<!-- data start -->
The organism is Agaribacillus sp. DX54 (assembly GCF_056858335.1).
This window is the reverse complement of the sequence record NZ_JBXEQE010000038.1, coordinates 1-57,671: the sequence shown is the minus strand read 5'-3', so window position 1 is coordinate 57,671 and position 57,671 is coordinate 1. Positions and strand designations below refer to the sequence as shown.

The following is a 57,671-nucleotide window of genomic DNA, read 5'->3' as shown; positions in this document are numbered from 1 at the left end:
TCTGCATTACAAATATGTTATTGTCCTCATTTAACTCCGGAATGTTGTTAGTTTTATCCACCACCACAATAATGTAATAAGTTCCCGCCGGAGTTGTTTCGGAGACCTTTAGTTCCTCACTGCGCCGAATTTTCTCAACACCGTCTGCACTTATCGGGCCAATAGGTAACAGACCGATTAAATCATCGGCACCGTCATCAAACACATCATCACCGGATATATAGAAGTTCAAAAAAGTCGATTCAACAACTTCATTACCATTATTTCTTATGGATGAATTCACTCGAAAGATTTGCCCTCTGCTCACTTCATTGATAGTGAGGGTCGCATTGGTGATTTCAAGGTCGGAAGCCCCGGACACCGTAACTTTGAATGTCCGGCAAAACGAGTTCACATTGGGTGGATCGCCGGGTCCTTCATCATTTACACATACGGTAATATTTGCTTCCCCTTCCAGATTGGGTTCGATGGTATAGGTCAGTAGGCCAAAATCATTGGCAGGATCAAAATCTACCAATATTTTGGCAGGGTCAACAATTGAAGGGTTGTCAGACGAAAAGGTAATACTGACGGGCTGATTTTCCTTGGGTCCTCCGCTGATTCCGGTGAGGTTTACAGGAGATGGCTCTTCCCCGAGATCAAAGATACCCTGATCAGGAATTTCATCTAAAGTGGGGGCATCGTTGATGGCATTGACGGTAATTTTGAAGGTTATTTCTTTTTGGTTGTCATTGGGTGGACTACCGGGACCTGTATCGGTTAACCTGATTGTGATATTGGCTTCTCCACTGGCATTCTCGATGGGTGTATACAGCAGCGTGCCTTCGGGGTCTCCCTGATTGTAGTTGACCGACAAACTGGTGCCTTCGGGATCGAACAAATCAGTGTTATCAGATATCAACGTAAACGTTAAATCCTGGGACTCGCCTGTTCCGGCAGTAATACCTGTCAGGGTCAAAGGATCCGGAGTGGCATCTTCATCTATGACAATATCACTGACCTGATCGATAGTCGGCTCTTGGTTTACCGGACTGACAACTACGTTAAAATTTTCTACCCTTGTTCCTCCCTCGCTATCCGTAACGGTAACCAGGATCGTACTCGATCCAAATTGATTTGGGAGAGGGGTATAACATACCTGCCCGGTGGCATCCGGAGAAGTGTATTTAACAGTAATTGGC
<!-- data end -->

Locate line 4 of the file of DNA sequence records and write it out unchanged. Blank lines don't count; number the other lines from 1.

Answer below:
TCTGCATTACAAATATGTTATTGTCCTCATTTAACTCCGGAATGTTGTTAGTTTTATCCACCACCACAATAATGTAATAAGTTCCCGCCGGAGTTGTTTCGGAGACCTTTAGTTCCTCACTGCGCCGAATTTTCTCAACACCGTCTGCACTTATCGGGCCAATAGGTAACAGACCGATTAAATCATCGGCACCGTCATCAAACACATCATCACCGGATATATAGAAGTTCAAAAAAGTCGATTCAACAACTTCATTACCATTATTTCTTATGGATGAATTCACTCGAAAGATTTGCCCTCTGCTCACTTCATTGATAGTGAGGGTCGCATTGGTGATTTCAAGGTCGGAAGCCCCGGACACCGTAACTTTGAATGTCCGGCAAAACGAGTTCACATTGGGTGGATCGCCGGGTCCTTCATCATTTACACATACGGTAATATTTGCTTCCCCTTCCAGATTGGGTTCGATGGTATAGGTCAGTAGGCCAAAATCATTGGCAGGATCAAAATCTACCAATATTTTGGCAGGGTCAACAATTGAAGGGTTGTCAGACGAAAAGGTAATACTGACGGGCTGATTTTCCTTGGGTCCTCCGCTGATTCCGGTGAGGTTTACAGGAGATGGCTCTTCCCCGAGATCAAAGATACCCTGATCAGGAATTTCATCTAAAGTGGGGGCATCGTTGATGGCATTGACGGTAATTTTGAAGGTTATTTCTTTTTGGTTGTCATTGGGTGGACTACCGGGACCTGTATCGGTTAACCTGATTGTGATATTGGCTTCTCCACTGGCATTCTCGATGGGTGTATACAGCAGCGTGCCTTCGGGGTCTCCCTGATTGTAGTTGACCGACAAACTGGTGCCTTCGGGATCGAACAAATCAGTGTTATCAGATATCAACGTAAACGTTAAATCCTGGGACTCGCCTGTTCCGGCAGTAATACCTGTCAGGGTCAAAGGATCCGGAGTGGCATCTTCATCTATGACAATATCACTGACCTGATCGATAGTCGGCTCTTGGTTTACCGGACTGACAACTACGTTAAAATTTTCTACCCTTGTTCCTCCCTCGCTATCCGTAACGGTAACCAGGATCGTACTCGATCCAAATTGATTTGGGAGAGGGGTATAACATACCTGCCCGGTGGCATCCGGAGAAGTGTATTTAACAGTAATTGGC